Re-watching Patricio Guzmán’s Nostalgia for the Light
Holding on to testimonials from survivors and survivors’ children.
Valentina Rodríguez, a daughter of detainees, grappling
with absence she finds
hope through astronomy, a freeing
force from great suffering, she says,
“I feel that nothing really comes to an end.” [6]

Through the Arlington windows
Gestures of memory and connection
Gestures toward

A golden glimmer
of home built up
on fun, commitment, trust, and the hard
shit tasks that had to get done in between.

During the week in the studio
when we were a five,
dust bodies dancing
and moving, learning to be
together and apart
as we had been and would be again.
Learning to be together and apart
always in each others’ peripheries

We took turns
leading each other through movement
giving each other
moments from our repertoires like when
Roewan set up layers
of paper and forms on a table,
Called it
discovery exercise.

We had to know the forms
before we could let them go
We had to know
what Monica made them to be
and create new meanings
together, learning them
through every sense
and their shatter, their blood-shed,
their jarring aliveness

Then there was when we were all around
the pile working on the score generating
resources and being
in fluidity, a somewhat brainstorming strategy.
Doris in frantic mourning, calling upon
the missing of the Atacama Desert, a fragmentation
of the forms. But the forms were right
in front of us.
Her anxious repetitions, ¿Dónde estás?
They spoke through me, I spoke for them

Movement cultivates

Are we weakened by the ever-present feeling of not belonging in the west or the east, of having a foot in both worlds but no solid roots in either? Or are we stronger, more innovative and creative, able to make home in odd sites, able to survive in small hard places, plants growing out of rocks? Perhaps this is our advantage, perhaps this is what we bring to the world. Find home wherever you can make it. Make home so you can find it wherever. [7]

––Joanna Kadi

I didn’t know I needed movement
in my life. But surely
it was already in it. Anna Halprin,
dance genius, reminds us everything
is always in motion.
Dance is simply the breath made
visible and we all have the birthright
to be a dancer. [8]

Performance, movement,
mindfulness, art-making
Keeping the dead alive
Cultivating the fullest present version of
a body is community-building.

Guzmán says memory has a gravitational force.
“Those who have a memory are able to live
in the fragile present moment.” [9]

The immense honour
of walking the Atacama Desert
Beads of sweat swallowed
by world’s driest desert.
Leaving imprints and monument
Crunch of rocks and sand
The sharp dryness marking us
My heart beat
and the wide open landscape
The sun on our backs
filling every pore.
That sun which made
Monica; fed her through the womb
until exile.
Not my sun
but the sun which I labour for

I’m always in another climate
mapping blood lines
and recipes
But the flavours of homeland
are not land knowledge enough
“We taste
the spices of Arabia yet never feel
the scorching sun
which brings them forth.” [10]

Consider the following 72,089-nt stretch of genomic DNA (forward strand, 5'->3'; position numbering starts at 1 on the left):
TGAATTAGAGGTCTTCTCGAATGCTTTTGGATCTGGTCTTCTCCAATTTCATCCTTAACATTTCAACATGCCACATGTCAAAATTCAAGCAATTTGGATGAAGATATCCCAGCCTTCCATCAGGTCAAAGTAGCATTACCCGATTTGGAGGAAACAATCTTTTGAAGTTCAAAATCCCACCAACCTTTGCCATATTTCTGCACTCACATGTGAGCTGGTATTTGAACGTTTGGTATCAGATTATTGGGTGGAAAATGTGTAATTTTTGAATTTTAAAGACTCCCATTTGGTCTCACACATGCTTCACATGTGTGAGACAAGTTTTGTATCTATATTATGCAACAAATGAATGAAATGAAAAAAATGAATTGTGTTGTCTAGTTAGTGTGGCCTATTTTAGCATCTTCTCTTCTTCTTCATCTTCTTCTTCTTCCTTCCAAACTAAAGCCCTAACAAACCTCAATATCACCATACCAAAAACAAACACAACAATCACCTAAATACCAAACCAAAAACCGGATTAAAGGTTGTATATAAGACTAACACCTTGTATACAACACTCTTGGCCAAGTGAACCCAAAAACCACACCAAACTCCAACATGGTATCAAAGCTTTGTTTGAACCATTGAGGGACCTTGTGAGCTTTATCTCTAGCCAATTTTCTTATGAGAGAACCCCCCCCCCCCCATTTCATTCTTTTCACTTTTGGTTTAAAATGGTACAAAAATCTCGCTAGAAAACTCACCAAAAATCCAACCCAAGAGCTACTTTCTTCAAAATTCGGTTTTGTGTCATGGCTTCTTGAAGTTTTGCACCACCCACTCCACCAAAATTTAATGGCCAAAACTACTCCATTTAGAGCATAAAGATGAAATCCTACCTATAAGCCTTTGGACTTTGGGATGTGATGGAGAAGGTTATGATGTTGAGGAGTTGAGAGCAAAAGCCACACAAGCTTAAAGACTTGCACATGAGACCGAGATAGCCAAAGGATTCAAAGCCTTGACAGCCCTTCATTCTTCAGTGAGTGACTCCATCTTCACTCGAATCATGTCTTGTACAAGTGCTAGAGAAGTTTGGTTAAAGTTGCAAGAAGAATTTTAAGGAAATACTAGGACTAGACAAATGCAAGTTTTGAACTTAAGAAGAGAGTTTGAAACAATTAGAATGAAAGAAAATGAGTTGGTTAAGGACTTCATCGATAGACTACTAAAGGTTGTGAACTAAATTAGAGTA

After days of driving through
the shifting terrain. That land,
the chosen performance site.

Return Atacama, an honouring of the women
of Calama who search.
Return Atacama
an honouring of the missing and murdered under
the sands
Pinochet’s regime
and those who continue to be impacted by it. Return
Atacama, the wind is alive.

Monica brought the forms
home. We did it with her.
In a mound,
they keep vigil. Remember. H o l d s p a c e.
The shards we’ve each kept to cultivate memory.
Small pieces of longing and grief and celebration.

A slippery porous
danced alive
A q u í.


[1] Jaime Black, “Jaime Black: Artist Talk,” presentation at WGS-3500-001, Special Topics: Art and
Resistance, University of Winnipeg, MB, January 23, 2017.
[2] Marilynn Rashid, “What’s not in a name,” in Food for Our Grandmothers: Writings by Arab-American and Arab-Canadian Feminists, edited by Joanna Kadi (Boston: South End Press, 1991), 197.
[3] Leah Lakshmi Piepzna-Samarasinha, Bodymap (Toronto: Mawenzi House Publishers Ltd., 2015), 2.
[4] Helene Vosters, “Shifting the Gaze from Performance to Process: The R.S.V.P. Cycles as a Method for Transnational Creative Collaboration,” this collection.
[5] Sweet Honey in the Rock, “Breaths,” Good News (Universal Music News, 1988).
[6] Patricio Guzmán, dir., Nostalgia for the Light (Icarus Films, 2011).
[7] Joanna Kadi, “Introduction,” in Food for Our Grandmothers: Writings by Arab-American and
Arab-Canadian Feminists, edited by Joanna Kadi (Boston: South End Press, 1991), xv.
[8] Ruedi Gerber, Breath Made Visible: Anna Halprin (Argot Films, 2010).
[9] See Guzmán.
[10] Katinka Wijsman, Food and Feminism: How the Feminist Tradition helped to shape the
Academic Study of Food, Master’s Thesis, University of Amsterdam, 2010,
Vosters, Helene ".." Accessed 26 Jan 2016. Wijsman, Katinka. Food and Feminism: How the Feminist Tradition helped to shape the Academic Study of Food.. Amsterdam: University of Amsterdam, 2010.

Ruedi Gerber, Breath Made Visible: Anna Halprin, performed by Anna Halprin, Lawrence Halprin, Merce Cunningham (2009; USA: Argot Films, 2010), Documentary.

Kadi, Joanna. Food for Our Grandmothers: Writings y Arab-American and Arab-Canadian Feminists. Boston: South End Press, 1991.

Guzmán, Patricio. Nostalgia for the Light. Performed by Gaspar Galaz, Lautaro Núñez, Luís Henríquez. 2010. USA: Icarus Films, 2011. Documentary.

Sweet Honey in the Rock. “Breaths.” Recorded 1988. Track 1 on Good News. Universal Music News. Compact disk.

Piepzna-Samarasinha,, Leah Lakshmi. Bodymap. Toronto: Mawenzi House Publishers Ltd., 2015. Rashid, Marilynn. "What’s not in a name" Food for Our Grandmothers: Writings by Arab-American and Arab-Canadian Feminists. ed. Joanna Kadi. 197-203. Boston: South End Press, 1991.

[1] Jaime Black, “Jaime Black: Artist Talk,” presentation at WGS-3500-001, Special Topics: Art and

Resistance, University of Winnipeg, MB, January 23, 2017.